2. No samples or orders will be processed without an authorised* sample submission/order form and valid charge code. (*Authorised by the signature of the PI/Lab Head, or by granting of electronic access to BRF ordering systems with the authority of the PI/Lab Head).
3. It is a condition of the contract between the ACRF and JCSMR/ANU that "the Foundation (ACRF) is to be acknowledged in all scientific publications which utilise the Facility (BRF) at the Institute (JCSMR)". All work performed in the BRF, whether full service or not, and the use of any BRF resources should be acknowledged in all publications arising from that work. This should be in the “Material and Methods” section of the paper (see examples below). Any further individual acknowledgements are solely at your discretion.
4. A reference to the publication should be sent to the Manager of the BRF once the paper is published (includes theses).
5. BRF collaborations and co-authorship: although the BRF is primarily a service unit, there are instances where BRF staff make significant contributions to either the technical or intellectual input of the project. This should be discussed with the staff member concerned prior to the commencement of the collaboration.
Consumables and data
- The customer agrees to cover the cost of any consumables ordered on their behalf if the customer fails to supply the correct quantity and quality of the starting material required for processing. Details of the quality and quantity required are on the BRF website and sample submission form.
- Customers are responsible for archiving data generated by the BRF. Data generated by the BRF are solely for the use of the customer and their collaborators. Data is not to be sold to a third party. The BRF shall not be responsible for data output generated from samples that deviate from recommended protocols as requested by the customer.
- Upon receipt of consumables and/or data, the customer accepts responsibility for the correct handling, use, storage and disposal of the consumables/data.
- The BRF extends no warranties of any kind in respect to the consumables. Any consumables sold may have hazardous properties. The customer agrees to use appropriate caution and safeguards as not all properties are known.
- Consumables sold by the BRF shall not be transferred to another party without the written consent of the BRF. The BRF is not responsible for any losses arising from the use of consumables. The BRF will not be liable to the customer for any loss, claim or demand made by the customer due to acceptance, handling, use, storage or disposal of consumables and/or data by the customer, except to the extent permitted by law when it is the result of willful misconduct on the part of the BRF or its employees.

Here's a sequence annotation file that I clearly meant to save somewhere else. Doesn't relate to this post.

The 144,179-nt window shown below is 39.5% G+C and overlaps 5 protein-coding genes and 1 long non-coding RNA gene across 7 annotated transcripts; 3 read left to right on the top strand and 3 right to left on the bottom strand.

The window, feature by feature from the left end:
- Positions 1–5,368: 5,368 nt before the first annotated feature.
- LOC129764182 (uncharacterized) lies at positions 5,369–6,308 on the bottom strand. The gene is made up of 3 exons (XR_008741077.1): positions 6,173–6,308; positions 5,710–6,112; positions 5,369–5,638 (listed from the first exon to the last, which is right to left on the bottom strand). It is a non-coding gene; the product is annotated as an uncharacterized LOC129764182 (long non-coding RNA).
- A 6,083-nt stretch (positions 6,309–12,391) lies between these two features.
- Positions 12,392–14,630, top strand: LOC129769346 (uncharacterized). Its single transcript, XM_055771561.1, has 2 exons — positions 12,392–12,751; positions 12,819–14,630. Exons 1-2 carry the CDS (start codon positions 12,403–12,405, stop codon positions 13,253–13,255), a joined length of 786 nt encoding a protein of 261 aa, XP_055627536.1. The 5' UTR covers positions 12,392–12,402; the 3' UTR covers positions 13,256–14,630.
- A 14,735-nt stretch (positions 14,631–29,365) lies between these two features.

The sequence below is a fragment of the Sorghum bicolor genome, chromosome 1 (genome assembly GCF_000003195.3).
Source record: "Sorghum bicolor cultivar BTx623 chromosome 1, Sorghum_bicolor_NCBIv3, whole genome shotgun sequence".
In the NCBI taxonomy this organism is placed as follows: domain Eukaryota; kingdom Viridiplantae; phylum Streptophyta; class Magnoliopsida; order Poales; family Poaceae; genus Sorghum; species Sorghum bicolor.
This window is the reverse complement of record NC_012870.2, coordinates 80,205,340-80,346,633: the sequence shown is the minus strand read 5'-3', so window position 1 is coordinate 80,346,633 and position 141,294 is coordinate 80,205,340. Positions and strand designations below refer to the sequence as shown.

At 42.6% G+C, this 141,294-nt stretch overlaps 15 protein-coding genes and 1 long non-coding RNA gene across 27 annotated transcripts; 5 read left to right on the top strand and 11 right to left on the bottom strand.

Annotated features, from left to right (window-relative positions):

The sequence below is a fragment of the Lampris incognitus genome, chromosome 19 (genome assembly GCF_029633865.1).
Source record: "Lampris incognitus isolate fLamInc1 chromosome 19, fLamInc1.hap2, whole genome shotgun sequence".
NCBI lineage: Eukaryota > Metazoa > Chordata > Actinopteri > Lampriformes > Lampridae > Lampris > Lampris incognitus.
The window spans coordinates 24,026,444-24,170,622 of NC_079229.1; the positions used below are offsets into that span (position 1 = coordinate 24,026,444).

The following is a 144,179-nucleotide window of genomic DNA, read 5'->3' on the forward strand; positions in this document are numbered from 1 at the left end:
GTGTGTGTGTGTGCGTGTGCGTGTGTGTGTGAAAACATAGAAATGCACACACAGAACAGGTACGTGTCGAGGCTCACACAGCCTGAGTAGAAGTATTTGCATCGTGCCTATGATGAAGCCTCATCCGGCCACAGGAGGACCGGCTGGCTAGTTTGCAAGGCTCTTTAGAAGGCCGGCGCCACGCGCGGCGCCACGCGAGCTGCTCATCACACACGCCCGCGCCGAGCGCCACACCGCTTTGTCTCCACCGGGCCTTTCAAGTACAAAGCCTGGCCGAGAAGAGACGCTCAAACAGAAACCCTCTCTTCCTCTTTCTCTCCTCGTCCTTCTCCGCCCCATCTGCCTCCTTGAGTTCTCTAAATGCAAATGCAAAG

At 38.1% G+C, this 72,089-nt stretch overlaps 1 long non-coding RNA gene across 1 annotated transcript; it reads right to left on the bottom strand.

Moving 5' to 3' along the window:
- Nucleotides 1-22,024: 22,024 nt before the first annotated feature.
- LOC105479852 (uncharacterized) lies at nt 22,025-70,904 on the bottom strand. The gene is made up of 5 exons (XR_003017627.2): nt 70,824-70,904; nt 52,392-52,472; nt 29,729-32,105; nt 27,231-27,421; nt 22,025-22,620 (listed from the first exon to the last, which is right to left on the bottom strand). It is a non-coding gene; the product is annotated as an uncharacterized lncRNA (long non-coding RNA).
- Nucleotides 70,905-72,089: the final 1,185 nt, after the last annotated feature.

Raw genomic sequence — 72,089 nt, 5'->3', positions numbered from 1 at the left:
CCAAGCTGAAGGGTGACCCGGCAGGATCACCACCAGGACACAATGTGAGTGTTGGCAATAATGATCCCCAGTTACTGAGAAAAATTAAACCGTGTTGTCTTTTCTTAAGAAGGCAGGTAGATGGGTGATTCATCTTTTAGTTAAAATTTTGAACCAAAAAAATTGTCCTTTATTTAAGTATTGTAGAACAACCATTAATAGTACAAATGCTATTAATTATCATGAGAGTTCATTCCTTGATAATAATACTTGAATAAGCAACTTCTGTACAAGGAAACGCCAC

Acknowledgement in Publications
“Amplifications were performed in 384-well optical reaction plates (Applied Biosystems) with a 7900HT Fast Real-Time PCR System at the Genome Discovery Unit - ACRF Biomolecular Resource Facility, The John Curtin School of Medical Research, Australian National University using SDS 2.4 software to analyse raw data.”
DNA Sanger Sequencing
Amplified PCR products were purified and sequenced on an AB 3730xl DNA Analyzer (at the Genome Discovery Unit - ACRF Biomolecular Resource Facility, The John Curtin School of Medical Research, Australian National University) following the manufacturer's protocol (Applied Biosystems 2002).”
Peptides were synthesized chemically using the 9-fluorenylmethyloxycarbonyl (Fmoc) method on a CEM Microwave-assisted Peptide Synthesizer and purified by one round of C18 reversed-phase HPLC by the Genome Discovery Unit - ACRF Biomolecular Resource Facility at the John Curtin School of Medical Research, Australian National University. As required, the N- or C-terminus, or both, were protected by acetylation or amidation, respectively.”
Cells were surface stained with APC-labelled tetramers consisting of murine class I MHC molecule (H-2Db), b2-microglobulin and influenza nucleoprotein peptide NP366–374. Tetramers were synthesised at the Genome Discovery Unit - ACRF Biomolecular Resource Facility at The John Curtin School of Medical Research, Australian National University using BirA enzyme synthesized as described (O’Callaghan et al., 1999). [O’Callaghan, C.A., Byford, M.F., Wyer, J.R., Willcox, B.E., Jakobsen, B.K., McMichael, A.J. and Bell, J.I (1999). BirA Enzyme: Production and Application in the study of membrane receptor-ligand interactions by site-specific biotinylation.Anal. Biochem. 266, 9-15.]”